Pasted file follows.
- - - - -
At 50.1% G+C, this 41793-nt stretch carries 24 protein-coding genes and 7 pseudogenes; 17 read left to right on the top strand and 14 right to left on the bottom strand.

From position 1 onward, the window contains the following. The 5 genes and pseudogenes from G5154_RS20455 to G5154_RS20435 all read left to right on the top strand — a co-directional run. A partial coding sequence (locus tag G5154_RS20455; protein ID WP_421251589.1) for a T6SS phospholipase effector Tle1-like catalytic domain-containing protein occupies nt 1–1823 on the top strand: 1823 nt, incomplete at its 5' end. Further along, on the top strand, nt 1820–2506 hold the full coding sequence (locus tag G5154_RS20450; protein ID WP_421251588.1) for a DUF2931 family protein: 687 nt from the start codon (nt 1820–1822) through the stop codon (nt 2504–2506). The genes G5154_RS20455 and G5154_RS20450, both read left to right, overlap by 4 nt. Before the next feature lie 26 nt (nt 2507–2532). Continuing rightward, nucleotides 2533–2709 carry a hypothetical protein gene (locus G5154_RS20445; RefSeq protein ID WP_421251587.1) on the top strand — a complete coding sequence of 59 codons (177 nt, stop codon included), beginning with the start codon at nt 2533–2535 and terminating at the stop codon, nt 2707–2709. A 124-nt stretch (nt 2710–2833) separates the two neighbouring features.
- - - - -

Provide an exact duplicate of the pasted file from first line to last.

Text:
At 50.1% G+C, this 41793-nt stretch carries 24 protein-coding genes and 7 pseudogenes; 17 read left to right on the top strand and 14 right to left on the bottom strand.

From position 1 onward, the window contains the following. The 5 genes and pseudogenes from G5154_RS20455 to G5154_RS20435 all read left to right on the top strand — a co-directional run. A partial coding sequence (locus tag G5154_RS20455; protein ID WP_421251589.1) for a T6SS phospholipase effector Tle1-like catalytic domain-containing protein occupies nt 1–1823 on the top strand: 1823 nt, incomplete at its 5' end. Further along, on the top strand, nt 1820–2506 hold the full coding sequence (locus tag G5154_RS20450; protein ID WP_421251588.1) for a DUF2931 family protein: 687 nt from the start codon (nt 1820–1822) through the stop codon (nt 2504–2506). The genes G5154_RS20455 and G5154_RS20450, both read left to right, overlap by 4 nt. Before the next feature lie 26 nt (nt 2507–2532). Continuing rightward, nucleotides 2533–2709 carry a hypothetical protein gene (locus G5154_RS20445; RefSeq protein ID WP_421251587.1) on the top strand — a complete coding sequence of 59 codons (177 nt, stop codon included), beginning with the start codon at nt 2533–2535 and terminating at the stop codon, nt 2707–2709. A 124-nt stretch (nt 2710–2833) separates the two neighbouring features.